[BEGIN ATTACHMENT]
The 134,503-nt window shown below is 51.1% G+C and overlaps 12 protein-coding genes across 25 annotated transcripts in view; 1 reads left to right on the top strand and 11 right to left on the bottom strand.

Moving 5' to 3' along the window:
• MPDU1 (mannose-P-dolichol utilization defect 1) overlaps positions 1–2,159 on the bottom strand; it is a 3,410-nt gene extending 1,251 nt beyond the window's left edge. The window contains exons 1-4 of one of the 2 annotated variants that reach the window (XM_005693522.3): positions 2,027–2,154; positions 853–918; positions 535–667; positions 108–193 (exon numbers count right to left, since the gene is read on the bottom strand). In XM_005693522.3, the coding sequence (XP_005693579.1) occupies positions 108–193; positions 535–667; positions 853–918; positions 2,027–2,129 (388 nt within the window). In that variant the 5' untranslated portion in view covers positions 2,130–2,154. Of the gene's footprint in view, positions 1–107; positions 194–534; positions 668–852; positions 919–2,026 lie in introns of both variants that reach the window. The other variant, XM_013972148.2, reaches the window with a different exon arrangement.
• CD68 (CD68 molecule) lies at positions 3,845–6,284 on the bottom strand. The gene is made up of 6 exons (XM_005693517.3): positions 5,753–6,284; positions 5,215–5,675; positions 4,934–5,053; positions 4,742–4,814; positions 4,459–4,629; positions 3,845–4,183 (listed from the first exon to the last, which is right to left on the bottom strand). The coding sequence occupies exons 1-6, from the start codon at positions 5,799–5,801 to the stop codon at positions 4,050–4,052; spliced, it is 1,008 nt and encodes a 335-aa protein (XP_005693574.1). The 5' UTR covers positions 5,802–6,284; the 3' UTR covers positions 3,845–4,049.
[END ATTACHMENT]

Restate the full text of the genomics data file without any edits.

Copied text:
The 134,503-nt window shown below is 51.1% G+C and overlaps 12 protein-coding genes across 25 annotated transcripts in view; 1 reads left to right on the top strand and 11 right to left on the bottom strand.

Moving 5' to 3' along the window:
• MPDU1 (mannose-P-dolichol utilization defect 1) overlaps positions 1–2,159 on the bottom strand; it is a 3,410-nt gene extending 1,251 nt beyond the window's left edge. The window contains exons 1-4 of one of the 2 annotated variants that reach the window (XM_005693522.3): positions 2,027–2,154; positions 853–918; positions 535–667; positions 108–193 (exon numbers count right to left, since the gene is read on the bottom strand). In XM_005693522.3, the coding sequence (XP_005693579.1) occupies positions 108–193; positions 535–667; positions 853–918; positions 2,027–2,129 (388 nt within the window). In that variant the 5' untranslated portion in view covers positions 2,130–2,154. Of the gene's footprint in view, positions 1–107; positions 194–534; positions 668–852; positions 919–2,026 lie in introns of both variants that reach the window. The other variant, XM_013972148.2, reaches the window with a different exon arrangement.
• CD68 (CD68 molecule) lies at positions 3,845–6,284 on the bottom strand. The gene is made up of 6 exons (XM_005693517.3): positions 5,753–6,284; positions 5,215–5,675; positions 4,934–5,053; positions 4,742–4,814; positions 4,459–4,629; positions 3,845–4,183 (listed from the first exon to the last, which is right to left on the bottom strand). The coding sequence occupies exons 1-6, from the start codon at positions 5,799–5,801 to the stop codon at positions 4,050–4,052; spliced, it is 1,008 nt and encodes a 335-aa protein (XP_005693574.1). The 5' UTR covers positions 5,802–6,284; the 3' UTR covers positions 3,845–4,049.